By the 1970s, Irish nurses made up 12% of the workforce in NHS hospitals and more than 18,000 medics came from Pakistan and India in the 1960s.

Over the next few months, we will be recording the stories of some of the migrants from Pakistan and Ireland. We will be sharing them here and in our travelling exhibition, celebrating the contribution of migrants to the recent local history in Cricklewood.





Welcome the film maker!

We are delighted to announce the appointment of our project Film Maker, who will be producing a short film on the Generations of Learning project.

Dominique Murphy-de Neef is an up and coming documentary film maker and mixed-media artist. She already has many credits to her name, in genres including comedy fiction and alternative cinema. Her most recent film SANCTIONED, a powerful short documentary, was nominated for Best World Short Film at IndieCork 2017 .


Dominique has Irish and Dutch heritage and recently graduated from the University for the Creative Arts in Farnham. She is looking forward to creating a film that celebrates the contributions migrants have made to Cricklewood, London, and beyond.

The film will feature Elders who have volunteered to share their migrant story with the project. If you are from the Pakistani or Irish community and migrated to Cricklewood in the 1950s or 1960s and would like to take part, please get in touch at the details below. You don’t need to be still living in the area, as we are keen to record the variety of personal journeys before, during, and after Cricklewood.

We are also still looking for young volunteers interested in being part of the project.

To find out more, email: or call 020 8208 8590


International Migrants Day

December 18 is the UN International Migrants Day and Ashford Place is launching the ‘Generations of Learning’ project, which will collect stories from people who came to Cricklewood in the 1950s and 60s from Pakistan and Ireland.

On December 18 1990, the UN adopted the convention on the protection of the rights of migrant workers. In 2000, it celebrated the first International Migrants Day to recognise the contributions made by migrants. Ashford Place has been awarded Heritage Lottery funding to work with young volunteers to record older generations’ experiences of settling in Cricklewood.

Labour shortages after WWII saw British industries actively recruiting in former colonial nations. Cricklewood was known for its many factories and attracted thousands of immigrants including significant numbers from Ireland and Pakistan, as well as India and the West Indies.

While the area’s Irish links are well known, the story of two communities growing side by side and the experiences they shared is less so. This exciting project will capture memories of people who left their homes to build new lives in post-war London, and the changes and challenges they lived through together.The archive created by the project will save the heritage of Irish and Pakistani migration for future generations.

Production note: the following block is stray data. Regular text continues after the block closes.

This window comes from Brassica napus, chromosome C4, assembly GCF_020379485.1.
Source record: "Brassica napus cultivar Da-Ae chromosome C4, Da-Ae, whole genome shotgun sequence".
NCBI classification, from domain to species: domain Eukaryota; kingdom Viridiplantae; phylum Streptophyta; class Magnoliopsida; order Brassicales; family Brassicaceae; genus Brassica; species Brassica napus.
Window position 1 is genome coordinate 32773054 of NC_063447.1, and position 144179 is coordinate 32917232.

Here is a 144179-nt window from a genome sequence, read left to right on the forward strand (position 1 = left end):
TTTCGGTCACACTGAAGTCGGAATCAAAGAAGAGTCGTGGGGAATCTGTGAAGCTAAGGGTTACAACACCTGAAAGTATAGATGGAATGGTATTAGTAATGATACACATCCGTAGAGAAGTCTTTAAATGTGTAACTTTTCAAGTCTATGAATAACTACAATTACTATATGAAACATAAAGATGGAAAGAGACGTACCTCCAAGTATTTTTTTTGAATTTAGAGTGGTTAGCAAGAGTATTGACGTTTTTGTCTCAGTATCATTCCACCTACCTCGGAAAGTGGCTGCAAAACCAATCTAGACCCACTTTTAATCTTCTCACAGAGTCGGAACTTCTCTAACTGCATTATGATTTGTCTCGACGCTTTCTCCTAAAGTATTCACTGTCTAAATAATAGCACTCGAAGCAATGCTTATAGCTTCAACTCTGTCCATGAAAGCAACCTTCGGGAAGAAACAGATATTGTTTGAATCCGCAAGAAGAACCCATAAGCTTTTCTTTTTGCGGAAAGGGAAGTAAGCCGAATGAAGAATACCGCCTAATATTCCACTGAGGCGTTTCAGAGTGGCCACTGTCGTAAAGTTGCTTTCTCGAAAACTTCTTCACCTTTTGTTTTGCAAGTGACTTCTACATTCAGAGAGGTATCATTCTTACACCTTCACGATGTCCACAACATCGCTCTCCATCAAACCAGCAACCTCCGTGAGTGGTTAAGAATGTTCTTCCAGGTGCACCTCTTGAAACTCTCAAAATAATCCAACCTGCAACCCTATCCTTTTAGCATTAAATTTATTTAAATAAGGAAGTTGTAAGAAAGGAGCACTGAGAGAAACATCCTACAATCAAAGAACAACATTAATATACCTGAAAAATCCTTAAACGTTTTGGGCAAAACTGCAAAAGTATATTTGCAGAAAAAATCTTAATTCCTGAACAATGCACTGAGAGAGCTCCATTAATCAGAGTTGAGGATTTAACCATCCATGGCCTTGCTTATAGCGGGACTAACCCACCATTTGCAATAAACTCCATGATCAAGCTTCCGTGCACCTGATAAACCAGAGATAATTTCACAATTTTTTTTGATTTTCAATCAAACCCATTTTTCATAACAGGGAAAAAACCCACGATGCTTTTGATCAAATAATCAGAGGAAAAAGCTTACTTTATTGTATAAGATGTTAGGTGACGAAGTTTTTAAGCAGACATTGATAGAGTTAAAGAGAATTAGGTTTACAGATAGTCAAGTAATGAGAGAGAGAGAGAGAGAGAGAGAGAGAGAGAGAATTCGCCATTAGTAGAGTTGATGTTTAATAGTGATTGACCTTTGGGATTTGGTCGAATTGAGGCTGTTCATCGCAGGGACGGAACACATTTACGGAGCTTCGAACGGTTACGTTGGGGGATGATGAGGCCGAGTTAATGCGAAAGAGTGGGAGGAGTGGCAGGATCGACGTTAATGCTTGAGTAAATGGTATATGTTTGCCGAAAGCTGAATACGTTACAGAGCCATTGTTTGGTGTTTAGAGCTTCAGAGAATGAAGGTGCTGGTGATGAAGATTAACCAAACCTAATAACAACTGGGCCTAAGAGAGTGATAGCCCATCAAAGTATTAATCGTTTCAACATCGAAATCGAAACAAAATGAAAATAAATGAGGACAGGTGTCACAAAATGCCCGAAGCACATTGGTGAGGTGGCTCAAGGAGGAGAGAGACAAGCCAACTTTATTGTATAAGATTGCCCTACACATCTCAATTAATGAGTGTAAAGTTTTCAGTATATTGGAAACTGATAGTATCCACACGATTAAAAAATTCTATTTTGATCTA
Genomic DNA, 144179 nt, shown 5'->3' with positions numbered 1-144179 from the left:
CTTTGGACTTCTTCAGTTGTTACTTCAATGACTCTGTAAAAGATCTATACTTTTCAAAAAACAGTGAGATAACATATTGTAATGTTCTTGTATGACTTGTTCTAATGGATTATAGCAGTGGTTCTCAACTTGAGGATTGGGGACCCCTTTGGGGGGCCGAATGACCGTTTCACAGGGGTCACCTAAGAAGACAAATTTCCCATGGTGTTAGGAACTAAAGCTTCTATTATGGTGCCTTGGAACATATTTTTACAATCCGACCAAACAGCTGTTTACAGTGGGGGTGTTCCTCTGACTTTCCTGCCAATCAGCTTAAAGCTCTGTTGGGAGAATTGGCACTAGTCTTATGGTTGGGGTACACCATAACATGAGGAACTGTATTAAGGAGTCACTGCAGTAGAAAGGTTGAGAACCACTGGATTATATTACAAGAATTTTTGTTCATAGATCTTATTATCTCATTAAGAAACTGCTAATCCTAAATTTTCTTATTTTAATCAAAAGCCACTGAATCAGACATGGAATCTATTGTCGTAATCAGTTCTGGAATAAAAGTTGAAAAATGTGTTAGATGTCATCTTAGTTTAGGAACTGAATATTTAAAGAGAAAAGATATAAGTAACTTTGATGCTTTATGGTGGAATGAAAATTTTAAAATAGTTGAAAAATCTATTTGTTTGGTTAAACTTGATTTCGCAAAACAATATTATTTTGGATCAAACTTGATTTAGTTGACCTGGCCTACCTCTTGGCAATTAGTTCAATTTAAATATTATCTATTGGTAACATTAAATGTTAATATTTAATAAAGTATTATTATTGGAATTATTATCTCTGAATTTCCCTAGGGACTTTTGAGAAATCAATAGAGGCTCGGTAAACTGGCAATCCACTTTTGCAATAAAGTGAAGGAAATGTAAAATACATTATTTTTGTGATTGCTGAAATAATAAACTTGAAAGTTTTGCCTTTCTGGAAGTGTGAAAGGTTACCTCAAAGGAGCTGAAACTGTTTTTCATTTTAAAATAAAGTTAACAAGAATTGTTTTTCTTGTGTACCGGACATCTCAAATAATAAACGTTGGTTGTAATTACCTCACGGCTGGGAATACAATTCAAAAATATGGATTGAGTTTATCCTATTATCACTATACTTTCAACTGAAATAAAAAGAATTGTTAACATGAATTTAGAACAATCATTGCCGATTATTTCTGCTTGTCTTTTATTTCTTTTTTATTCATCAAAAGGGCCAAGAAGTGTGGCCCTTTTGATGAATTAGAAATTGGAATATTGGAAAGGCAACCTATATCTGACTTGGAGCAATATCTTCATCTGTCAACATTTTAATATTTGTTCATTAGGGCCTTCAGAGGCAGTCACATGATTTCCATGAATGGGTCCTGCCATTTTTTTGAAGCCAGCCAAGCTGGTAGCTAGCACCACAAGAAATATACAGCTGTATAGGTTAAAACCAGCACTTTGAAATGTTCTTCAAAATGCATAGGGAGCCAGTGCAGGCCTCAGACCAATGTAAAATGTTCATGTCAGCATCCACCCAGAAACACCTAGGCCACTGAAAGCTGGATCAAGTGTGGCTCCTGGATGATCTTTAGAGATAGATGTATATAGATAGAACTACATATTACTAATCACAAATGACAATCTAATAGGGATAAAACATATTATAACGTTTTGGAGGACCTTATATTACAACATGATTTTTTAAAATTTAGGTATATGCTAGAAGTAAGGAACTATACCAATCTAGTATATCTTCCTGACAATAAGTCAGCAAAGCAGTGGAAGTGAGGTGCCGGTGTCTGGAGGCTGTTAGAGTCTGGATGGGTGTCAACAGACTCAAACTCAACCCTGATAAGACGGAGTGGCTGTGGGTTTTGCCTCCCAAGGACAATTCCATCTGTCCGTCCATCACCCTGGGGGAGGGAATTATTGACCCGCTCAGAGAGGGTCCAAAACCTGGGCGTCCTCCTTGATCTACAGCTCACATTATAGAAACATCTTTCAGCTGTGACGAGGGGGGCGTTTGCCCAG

Danny Maher, CEO of Ashford Place, said “This is a wonderful opportunity to record the experience of people travelling to Cricklewood in the 50s and 60s and offer some insights and thoughts on how immigration as a headline topic is viewed and reported today.”

Stories will be shared an exhibition, which will travel to schools and community venues, celebrating the contributions of migrants’ to the area. The events programme will include public discussions on contemporary issues surrounding immigration and migrant experiences. Organisations supporting the project include the Pakistan Community Centre Willesden, Brent Museum & Archives, and Hampstead School.

Anyone interested in sharing their story or getting involved in the project can contact Sorcha Ni Foghluda on 020 8208 8590 |

Two people holding a poster reading 'Help Make History'
Ashford Place CEO Danny Maher and project volunteer Jeannette Savage.



Join Us!


The Generations of Learning project aims to bring together people from different local communities, young and old, to share experiences and learn from one another.

The core of the project will be carrying out interviews with 30 Elders from the Pakistani and the Irish communities, to record their experiences, using these to create an exhibition, a short film, and online content like this blog.

During the exhibition, there will be a series of public events such as visits to local schools, reminiscence sessions, and family arts and crafts story-telling workshops.

As well as Elders willing to share their stories, we are looking for ten volunteers to help deliver this exciting project, while building their own skills and confidence.


We are offering a daily expense allowance and full training.Click the links below to download details of each role:

The Generations of Learning exhibition is due to launch in later Spring 2018. An exhibition programme is being planned to be hosted at venues in and around Cricklewood.


Archive Assistant

Social Media Assistant

Oral History Interviewers x 4

Event Assistant x 2

Photographer / Photo Editor


We welcome applications from anyone interested and we are particularly keen to hear from young adults from the Cricklewood / Brent area, looking to develop skills or gain work experience.